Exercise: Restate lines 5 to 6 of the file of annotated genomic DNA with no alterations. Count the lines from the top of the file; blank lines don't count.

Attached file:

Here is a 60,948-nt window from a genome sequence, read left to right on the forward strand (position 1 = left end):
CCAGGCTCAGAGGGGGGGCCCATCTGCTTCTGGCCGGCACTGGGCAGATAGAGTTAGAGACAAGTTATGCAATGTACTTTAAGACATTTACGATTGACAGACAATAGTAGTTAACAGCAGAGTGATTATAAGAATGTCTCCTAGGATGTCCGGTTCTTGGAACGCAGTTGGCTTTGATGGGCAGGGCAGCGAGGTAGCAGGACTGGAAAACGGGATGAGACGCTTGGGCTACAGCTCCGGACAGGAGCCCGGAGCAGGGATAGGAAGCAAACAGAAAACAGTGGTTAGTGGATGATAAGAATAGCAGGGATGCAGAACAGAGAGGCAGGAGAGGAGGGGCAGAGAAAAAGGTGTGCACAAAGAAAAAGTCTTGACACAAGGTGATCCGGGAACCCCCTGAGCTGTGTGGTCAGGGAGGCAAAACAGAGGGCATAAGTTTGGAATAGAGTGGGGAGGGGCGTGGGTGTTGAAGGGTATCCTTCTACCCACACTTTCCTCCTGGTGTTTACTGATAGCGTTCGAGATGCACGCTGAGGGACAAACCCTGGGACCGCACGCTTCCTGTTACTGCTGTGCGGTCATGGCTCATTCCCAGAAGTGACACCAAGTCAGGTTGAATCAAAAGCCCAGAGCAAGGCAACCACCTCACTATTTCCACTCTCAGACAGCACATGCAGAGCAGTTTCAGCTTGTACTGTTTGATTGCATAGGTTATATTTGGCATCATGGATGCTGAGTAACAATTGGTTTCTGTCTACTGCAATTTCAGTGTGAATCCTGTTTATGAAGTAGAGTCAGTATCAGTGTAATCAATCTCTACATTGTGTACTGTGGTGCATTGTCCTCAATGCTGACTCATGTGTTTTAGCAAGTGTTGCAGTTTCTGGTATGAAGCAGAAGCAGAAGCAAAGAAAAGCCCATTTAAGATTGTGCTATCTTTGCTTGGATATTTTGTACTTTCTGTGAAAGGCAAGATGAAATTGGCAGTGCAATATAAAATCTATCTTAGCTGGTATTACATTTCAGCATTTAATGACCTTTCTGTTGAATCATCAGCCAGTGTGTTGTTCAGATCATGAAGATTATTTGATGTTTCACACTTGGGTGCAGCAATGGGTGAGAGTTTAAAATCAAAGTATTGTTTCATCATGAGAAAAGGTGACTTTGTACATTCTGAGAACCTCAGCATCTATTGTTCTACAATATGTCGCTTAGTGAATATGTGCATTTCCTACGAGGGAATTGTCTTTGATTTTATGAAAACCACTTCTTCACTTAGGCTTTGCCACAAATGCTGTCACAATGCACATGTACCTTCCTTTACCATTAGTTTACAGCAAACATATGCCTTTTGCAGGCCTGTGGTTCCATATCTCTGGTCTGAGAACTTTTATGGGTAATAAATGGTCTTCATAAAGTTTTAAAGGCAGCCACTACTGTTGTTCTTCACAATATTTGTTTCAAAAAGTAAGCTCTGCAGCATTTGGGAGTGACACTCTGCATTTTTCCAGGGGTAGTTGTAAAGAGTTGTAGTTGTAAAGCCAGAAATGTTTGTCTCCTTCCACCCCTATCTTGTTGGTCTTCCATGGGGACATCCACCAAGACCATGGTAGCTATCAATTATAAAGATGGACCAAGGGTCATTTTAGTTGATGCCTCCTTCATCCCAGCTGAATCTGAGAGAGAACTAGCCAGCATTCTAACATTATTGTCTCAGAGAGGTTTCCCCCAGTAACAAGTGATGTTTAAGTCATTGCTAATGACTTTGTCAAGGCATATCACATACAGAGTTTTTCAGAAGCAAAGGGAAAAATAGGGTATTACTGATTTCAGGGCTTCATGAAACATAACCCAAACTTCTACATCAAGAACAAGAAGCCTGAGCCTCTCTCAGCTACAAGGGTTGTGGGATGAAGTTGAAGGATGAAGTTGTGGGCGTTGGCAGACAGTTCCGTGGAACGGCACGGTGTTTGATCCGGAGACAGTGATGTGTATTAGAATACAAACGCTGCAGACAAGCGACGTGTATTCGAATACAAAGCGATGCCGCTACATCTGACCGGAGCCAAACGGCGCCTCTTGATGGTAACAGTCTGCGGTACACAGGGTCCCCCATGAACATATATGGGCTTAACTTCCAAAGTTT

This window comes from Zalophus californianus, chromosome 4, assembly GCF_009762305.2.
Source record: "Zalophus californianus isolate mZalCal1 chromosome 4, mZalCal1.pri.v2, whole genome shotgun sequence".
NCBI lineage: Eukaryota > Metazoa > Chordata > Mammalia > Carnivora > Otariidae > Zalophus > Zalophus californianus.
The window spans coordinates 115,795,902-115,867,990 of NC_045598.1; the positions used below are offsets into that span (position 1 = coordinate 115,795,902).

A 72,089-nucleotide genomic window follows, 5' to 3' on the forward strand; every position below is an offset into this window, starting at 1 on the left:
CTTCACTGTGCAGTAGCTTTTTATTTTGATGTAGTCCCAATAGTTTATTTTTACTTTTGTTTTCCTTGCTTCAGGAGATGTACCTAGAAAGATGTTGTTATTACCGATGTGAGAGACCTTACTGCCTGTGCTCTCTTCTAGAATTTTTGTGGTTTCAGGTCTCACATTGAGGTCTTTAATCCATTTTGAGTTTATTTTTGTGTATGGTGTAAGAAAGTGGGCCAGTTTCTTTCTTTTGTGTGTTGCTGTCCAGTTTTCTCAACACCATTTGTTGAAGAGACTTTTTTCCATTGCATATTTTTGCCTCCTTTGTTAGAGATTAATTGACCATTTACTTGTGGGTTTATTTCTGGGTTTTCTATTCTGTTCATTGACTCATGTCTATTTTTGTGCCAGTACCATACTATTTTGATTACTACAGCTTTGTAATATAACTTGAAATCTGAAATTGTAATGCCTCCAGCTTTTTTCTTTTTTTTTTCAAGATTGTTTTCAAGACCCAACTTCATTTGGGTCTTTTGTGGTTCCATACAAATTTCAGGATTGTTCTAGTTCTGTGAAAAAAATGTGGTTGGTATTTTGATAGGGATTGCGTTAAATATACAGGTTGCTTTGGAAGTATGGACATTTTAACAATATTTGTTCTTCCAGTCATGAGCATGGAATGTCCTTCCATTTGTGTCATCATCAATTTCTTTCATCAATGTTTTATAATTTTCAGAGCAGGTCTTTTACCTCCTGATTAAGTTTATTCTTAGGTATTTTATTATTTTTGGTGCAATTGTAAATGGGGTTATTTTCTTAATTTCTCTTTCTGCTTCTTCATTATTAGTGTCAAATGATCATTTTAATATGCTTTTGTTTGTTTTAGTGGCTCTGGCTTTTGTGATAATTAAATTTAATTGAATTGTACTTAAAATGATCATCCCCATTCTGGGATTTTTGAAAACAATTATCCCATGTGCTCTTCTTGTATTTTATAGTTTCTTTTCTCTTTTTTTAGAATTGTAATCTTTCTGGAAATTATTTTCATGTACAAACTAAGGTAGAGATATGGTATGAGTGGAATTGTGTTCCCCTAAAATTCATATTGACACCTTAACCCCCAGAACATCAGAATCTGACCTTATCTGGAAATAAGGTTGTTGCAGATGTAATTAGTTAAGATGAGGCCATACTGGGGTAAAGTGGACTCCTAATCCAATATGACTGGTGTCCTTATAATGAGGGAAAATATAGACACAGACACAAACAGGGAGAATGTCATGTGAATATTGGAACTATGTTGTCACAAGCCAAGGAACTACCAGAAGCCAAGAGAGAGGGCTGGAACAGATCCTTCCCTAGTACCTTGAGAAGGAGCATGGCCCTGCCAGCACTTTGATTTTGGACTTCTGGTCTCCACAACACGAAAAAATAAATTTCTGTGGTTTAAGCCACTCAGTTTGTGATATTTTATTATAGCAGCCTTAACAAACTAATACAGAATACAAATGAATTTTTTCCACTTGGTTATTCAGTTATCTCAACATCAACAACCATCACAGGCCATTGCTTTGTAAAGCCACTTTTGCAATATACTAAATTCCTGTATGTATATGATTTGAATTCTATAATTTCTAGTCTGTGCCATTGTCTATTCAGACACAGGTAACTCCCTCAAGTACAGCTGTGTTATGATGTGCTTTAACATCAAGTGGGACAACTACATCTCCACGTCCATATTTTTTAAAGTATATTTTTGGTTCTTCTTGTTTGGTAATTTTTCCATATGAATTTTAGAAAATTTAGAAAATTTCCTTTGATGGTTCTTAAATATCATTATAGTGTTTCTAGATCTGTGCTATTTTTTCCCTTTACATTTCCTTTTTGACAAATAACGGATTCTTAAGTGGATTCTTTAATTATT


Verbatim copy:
NCBI lineage: Eukaryota > Metazoa > Chordata > Mammalia > Carnivora > Otariidae > Zalophus > Zalophus californianus.
The window spans coordinates 115,795,902-115,867,990 of NC_045598.1; the positions used below are offsets into that span (position 1 = coordinate 115,795,902).